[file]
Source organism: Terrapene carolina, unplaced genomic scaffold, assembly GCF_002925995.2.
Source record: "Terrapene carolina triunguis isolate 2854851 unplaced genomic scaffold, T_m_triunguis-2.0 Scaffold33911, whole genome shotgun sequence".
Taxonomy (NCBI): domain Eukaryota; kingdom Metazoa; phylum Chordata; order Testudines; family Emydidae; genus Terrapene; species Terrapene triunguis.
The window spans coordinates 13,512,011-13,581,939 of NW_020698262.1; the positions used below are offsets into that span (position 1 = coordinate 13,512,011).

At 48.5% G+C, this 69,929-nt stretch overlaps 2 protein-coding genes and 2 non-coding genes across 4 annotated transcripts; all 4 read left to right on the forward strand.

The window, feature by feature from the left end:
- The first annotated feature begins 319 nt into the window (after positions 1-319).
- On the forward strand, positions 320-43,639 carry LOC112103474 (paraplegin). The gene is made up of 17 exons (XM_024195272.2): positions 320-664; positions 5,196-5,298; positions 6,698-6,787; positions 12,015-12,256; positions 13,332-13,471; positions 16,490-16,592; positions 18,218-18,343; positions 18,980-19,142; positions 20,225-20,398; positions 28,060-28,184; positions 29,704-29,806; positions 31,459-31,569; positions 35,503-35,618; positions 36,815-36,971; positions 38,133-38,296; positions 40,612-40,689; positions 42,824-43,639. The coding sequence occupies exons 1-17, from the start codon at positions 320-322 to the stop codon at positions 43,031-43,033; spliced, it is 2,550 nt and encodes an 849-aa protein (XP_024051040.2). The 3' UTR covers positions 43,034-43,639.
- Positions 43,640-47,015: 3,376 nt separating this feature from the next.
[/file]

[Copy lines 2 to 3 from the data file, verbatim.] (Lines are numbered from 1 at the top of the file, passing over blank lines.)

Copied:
Source record: "Terrapene carolina triunguis isolate 2854851 unplaced genomic scaffold, T_m_triunguis-2.0 Scaffold33911, whole genome shotgun sequence".
Taxonomy (NCBI): domain Eukaryota; kingdom Metazoa; phylum Chordata; order Testudines; family Emydidae; genus Terrapene; species Terrapene triunguis.